Pitch black. You can't see a thing. Cold hard floor. Head throbbing. Hard to think.
Jogging. You were jogging through the park. It's starting to come back now. You had just crossed the lane by the cherry trees. You were rounding the maintenance shed.
Hurts to think.
You were jogging through the park. It was warmer than usual. You were rounding the maintenance shed. You quickened your pace because you never trusted the look of that old shed.
The floor is cold and hard. It saps the heat from your bare legs. You sweep the immediate area with your arms, but find only the hard cement floor.
You try to stand but immediately fall to your hands and knees. Your head spins. You can't get your bearings in the dark.
You crawl a few feet until you run into a wall. You turn and use the wall to guide you along the perimeter of the room. There must be a door. You only make it a few more feet before hitting your head against something metal. The impact causes your headache to flare. Bars. Iron bars. They're cold and sturdy. You push but they don't give.
You were rounding the maintenance shed. You quickened your pace because you never trusted the look of it. You saw someone lying by the side of the path.
You again follow the bars. There's no way out. Iron bars and a concrete floor. You could try climbing over them, but you can't trust your legs to stand. You hear a quiet rumble.
You slowed your pace as you approached the body. It was a woman lying face down. She was wearing jogging gear. You stopped. You asked her if she was okay, but she didn't respond. You crouched down and gave her a gentle shake, but she was limp.
You hear the rumble again followed by a sniffle. The sound reverberates through the room making it impossible to locate the direction. Another sniffle. You realize that you are not alone.
You gave her a gentle shake, but she was limp. That's when you noticed the pool of blood forming around her head. You put your fingers to her neck, but could not find a pulse. She was cold.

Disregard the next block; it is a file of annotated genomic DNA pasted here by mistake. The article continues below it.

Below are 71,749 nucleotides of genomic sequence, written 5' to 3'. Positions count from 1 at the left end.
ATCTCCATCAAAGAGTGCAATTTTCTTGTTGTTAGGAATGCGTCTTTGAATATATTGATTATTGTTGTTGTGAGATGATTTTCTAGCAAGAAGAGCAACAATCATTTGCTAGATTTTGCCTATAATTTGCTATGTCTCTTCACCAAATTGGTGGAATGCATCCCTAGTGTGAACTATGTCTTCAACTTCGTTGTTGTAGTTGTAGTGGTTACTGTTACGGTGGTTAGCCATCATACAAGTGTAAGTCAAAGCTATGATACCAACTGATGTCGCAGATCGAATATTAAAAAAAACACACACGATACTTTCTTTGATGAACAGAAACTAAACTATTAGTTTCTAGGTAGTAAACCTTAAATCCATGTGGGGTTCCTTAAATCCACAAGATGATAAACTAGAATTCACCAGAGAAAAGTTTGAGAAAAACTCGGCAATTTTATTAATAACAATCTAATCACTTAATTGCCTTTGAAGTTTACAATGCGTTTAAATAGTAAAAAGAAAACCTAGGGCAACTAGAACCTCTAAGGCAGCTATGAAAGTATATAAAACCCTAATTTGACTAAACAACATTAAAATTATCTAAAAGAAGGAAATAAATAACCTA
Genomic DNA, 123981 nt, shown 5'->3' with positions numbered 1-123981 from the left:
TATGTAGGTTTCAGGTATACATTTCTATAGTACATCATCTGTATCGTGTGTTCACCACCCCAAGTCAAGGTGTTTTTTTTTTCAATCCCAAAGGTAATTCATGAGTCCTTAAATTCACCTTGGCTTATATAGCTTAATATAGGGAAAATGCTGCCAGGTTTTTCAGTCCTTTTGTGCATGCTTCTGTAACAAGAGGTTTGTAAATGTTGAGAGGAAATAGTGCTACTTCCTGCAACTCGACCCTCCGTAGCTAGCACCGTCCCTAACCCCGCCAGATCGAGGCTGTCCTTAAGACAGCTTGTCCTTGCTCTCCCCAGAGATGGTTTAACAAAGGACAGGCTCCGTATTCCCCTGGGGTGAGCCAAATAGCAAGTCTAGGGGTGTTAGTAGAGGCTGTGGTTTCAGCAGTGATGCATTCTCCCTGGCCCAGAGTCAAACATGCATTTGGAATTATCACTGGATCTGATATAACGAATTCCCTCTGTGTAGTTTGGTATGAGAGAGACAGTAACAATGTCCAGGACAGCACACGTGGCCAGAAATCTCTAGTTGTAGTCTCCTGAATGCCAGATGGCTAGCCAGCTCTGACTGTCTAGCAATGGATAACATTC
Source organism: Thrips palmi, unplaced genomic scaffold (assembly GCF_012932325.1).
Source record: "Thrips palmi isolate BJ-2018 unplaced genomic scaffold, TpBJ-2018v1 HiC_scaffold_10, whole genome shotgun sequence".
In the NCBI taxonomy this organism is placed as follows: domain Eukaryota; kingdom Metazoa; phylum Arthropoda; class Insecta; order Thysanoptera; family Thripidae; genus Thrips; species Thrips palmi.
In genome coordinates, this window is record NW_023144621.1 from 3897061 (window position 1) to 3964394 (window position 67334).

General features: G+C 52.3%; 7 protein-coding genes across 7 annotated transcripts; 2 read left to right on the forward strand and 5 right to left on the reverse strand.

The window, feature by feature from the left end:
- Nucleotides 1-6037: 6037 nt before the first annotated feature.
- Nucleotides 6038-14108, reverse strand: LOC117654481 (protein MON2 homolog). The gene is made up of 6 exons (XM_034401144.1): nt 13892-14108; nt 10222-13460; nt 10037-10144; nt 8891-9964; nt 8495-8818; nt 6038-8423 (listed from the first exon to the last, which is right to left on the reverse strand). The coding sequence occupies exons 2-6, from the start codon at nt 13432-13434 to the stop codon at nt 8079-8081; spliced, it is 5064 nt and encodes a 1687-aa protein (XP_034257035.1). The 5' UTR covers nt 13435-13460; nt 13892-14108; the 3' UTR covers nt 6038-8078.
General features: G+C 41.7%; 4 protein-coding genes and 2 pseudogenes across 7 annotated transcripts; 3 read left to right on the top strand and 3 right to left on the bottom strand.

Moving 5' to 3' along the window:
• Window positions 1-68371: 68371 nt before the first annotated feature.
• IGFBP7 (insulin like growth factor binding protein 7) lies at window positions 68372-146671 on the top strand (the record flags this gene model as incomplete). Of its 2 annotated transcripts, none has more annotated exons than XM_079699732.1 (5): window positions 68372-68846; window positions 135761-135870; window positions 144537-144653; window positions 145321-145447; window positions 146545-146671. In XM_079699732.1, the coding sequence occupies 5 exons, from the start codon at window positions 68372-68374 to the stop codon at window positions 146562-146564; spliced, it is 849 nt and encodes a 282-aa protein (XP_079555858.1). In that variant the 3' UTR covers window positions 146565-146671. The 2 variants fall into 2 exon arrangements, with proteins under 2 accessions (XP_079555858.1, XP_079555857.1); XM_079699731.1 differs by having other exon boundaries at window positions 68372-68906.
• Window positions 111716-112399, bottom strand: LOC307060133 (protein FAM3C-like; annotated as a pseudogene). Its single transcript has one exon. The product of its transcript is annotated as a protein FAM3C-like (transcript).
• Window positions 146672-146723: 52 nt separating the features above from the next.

You hear the quiet rumble again. The muffled sniffle.
“Hello,” you whisper: “is there someone there?”
“I'm here.” The voice is shaky but you can make out that is a girl. She sounds young.
“What's your name?” you ask.
“I'm Eleanor,” she whispers. “Be quiet or he'll get mad.”
“Who will get mad?” you say in a hushed voice.
“I'm not allowed to talk about him,” she says, “but he always gets mad when he loses one.”
You hear the rumble again.
“I'm sorry,” she says, “I'm just so hungry.”
Her words make you realize that you could die here. You need to get out. You cannot rely on the mercy of a man who keeps a little girl locked away like this. You need to escape and you need to bring Eleanor with you. God only knows what he's done to her. You need a plan.
“Doesn't he feed you?” you ask.
“Yes, but sometimes he forgets or gets mad and then he doesn't. Sometimes there's no food for a long time.”
“Does he do anything else?” you ask. “Does he hurt you?”
She whimpers and says she doesn't want to get in trouble for talking.
“How long have you been locked in this room?” you ask in the quietest voice you can.
“I don't know,” she answers, “a long time.”
“You must miss your parents.”
“They're dead. He told me that.”
You need to find a way out. You need to find it now. He knows you're injured. He might not be expecting you to be up and moving yet. You could surprise him if you act quickly.
Your vision is blurry, but your eyes have adjusted to the darkness. You can make out the shapes of the bars. They run to the ceiling. You shake the bars again looking for a weak link, but you cannot find one.
“Is there a way out of here?” you ask, trying to sound calm for Eleanor.
“There's a door, but it's always locked,” she answers.
Your throat burns and your mouth tastes metallic. Your head throbs relentlessly. You need to move fast. There's the door. You need to get to it. But first you need to get out of this cage. You search your pockets, but they have been picked clean.
Time passes. Eleanor stopped answering your questions. She's so afraid. You could save her. You could stand beside the door and rush him when he opens it. You could run. You could carry her if you had to, if she couldn't keep up.
You hear a metallic click. It came from the bars. You search the bars again until you find the latch. It's no longer locked. You open the door to your cage and quietly call for Eleanor.
“I'm here,” she says.
It is so dark, you don't notice her until she's standing right in front of you. You kneel down to whisper in her ear. She is small and thin, wearing only a white nightgown. Your pulse quickens as you run the plan through in your head.
“Eleanor,” you say, “we need to get out of here. We need to escape so he won't hurt you anymore. We'll make some noise and when he comes we'll run through the door. Do you understand?”
“Yes,” she says meekly.
“Okay, good. Now why don't you start calling out for him so he comes and we can get out of here?”
“I don't think that's a good idea,” she says.
“Why,” you ask.
“Because he gets mad when I play with my food,” she says pleadingly into your ear.
You are so surprised by the rows of saber pointed teeth burying into your neck that you don't even think to scream.